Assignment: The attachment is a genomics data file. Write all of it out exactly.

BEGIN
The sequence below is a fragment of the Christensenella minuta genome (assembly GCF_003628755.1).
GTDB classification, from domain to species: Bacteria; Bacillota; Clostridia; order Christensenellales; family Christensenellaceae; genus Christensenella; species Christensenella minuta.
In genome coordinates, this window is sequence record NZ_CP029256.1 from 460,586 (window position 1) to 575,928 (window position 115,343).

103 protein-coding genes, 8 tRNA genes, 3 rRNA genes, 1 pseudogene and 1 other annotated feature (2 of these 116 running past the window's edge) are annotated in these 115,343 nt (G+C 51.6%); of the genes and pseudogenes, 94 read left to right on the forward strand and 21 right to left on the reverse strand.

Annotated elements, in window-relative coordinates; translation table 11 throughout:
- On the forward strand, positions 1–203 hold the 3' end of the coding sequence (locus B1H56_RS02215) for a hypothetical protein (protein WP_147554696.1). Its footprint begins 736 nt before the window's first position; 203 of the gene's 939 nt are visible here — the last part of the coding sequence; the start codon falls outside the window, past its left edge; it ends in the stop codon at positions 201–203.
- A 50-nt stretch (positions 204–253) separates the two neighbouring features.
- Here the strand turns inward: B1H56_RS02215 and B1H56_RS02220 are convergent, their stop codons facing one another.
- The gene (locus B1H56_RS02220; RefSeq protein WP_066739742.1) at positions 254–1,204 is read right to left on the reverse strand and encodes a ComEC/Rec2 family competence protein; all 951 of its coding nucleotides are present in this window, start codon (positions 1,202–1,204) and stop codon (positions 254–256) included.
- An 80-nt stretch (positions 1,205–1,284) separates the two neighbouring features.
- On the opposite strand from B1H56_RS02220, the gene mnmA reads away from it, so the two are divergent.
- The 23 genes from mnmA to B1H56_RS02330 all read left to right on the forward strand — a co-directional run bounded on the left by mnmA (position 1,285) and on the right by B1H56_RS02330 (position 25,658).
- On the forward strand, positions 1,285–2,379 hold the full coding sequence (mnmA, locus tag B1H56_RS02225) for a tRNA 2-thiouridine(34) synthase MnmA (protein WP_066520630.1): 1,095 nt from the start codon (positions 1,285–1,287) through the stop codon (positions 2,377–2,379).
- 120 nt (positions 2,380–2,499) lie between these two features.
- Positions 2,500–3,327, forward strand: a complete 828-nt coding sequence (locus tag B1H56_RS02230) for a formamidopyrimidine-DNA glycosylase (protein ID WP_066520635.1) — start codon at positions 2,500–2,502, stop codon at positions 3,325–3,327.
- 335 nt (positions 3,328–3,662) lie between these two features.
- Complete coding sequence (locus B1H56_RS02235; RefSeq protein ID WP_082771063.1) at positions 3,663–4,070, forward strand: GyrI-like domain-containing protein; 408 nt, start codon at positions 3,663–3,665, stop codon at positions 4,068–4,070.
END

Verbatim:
The sequence below is a fragment of the Christensenella minuta genome (assembly GCF_003628755.1).
GTDB classification, from domain to species: Bacteria; Bacillota; Clostridia; order Christensenellales; family Christensenellaceae; genus Christensenella; species Christensenella minuta.
In genome coordinates, this window is sequence record NZ_CP029256.1 from 460,586 (window position 1) to 575,928 (window position 115,343).

103 protein-coding genes, 8 tRNA genes, 3 rRNA genes, 1 pseudogene and 1 other annotated feature (2 of these 116 running past the window's edge) are annotated in these 115,343 nt (G+C 51.6%); of the genes and pseudogenes, 94 read left to right on the forward strand and 21 right to left on the reverse strand.

Annotated elements, in window-relative coordinates; translation table 11 throughout:
- On the forward strand, positions 1–203 hold the 3' end of the coding sequence (locus B1H56_RS02215) for a hypothetical protein (protein WP_147554696.1). Its footprint begins 736 nt before the window's first position; 203 of the gene's 939 nt are visible here — the last part of the coding sequence; the start codon falls outside the window, past its left edge; it ends in the stop codon at positions 201–203.
- A 50-nt stretch (positions 204–253) separates the two neighbouring features.
- Here the strand turns inward: B1H56_RS02215 and B1H56_RS02220 are convergent, their stop codons facing one another.
- The gene (locus B1H56_RS02220; RefSeq protein WP_066739742.1) at positions 254–1,204 is read right to left on the reverse strand and encodes a ComEC/Rec2 family competence protein; all 951 of its coding nucleotides are present in this window, start codon (positions 1,202–1,204) and stop codon (positions 254–256) included.
- An 80-nt stretch (positions 1,205–1,284) separates the two neighbouring features.
- On the opposite strand from B1H56_RS02220, the gene mnmA reads away from it, so the two are divergent.
- The 23 genes from mnmA to B1H56_RS02330 all read left to right on the forward strand — a co-directional run bounded on the left by mnmA (position 1,285) and on the right by B1H56_RS02330 (position 25,658).
- On the forward strand, positions 1,285–2,379 hold the full coding sequence (mnmA, locus tag B1H56_RS02225) for a tRNA 2-thiouridine(34) synthase MnmA (protein WP_066520630.1): 1,095 nt from the start codon (positions 1,285–1,287) through the stop codon (positions 2,377–2,379).
- 120 nt (positions 2,380–2,499) lie between these two features.
- Positions 2,500–3,327, forward strand: a complete 828-nt coding sequence (locus tag B1H56_RS02230) for a formamidopyrimidine-DNA glycosylase (protein ID WP_066520635.1) — start codon at positions 2,500–2,502, stop codon at positions 3,325–3,327.
- 335 nt (positions 3,328–3,662) lie between these two features.
- Complete coding sequence (locus B1H56_RS02235; RefSeq protein ID WP_082771063.1) at positions 3,663–4,070, forward strand: GyrI-like domain-containing protein; 408 nt, start codon at positions 3,663–3,665, stop codon at positions 4,068–4,070.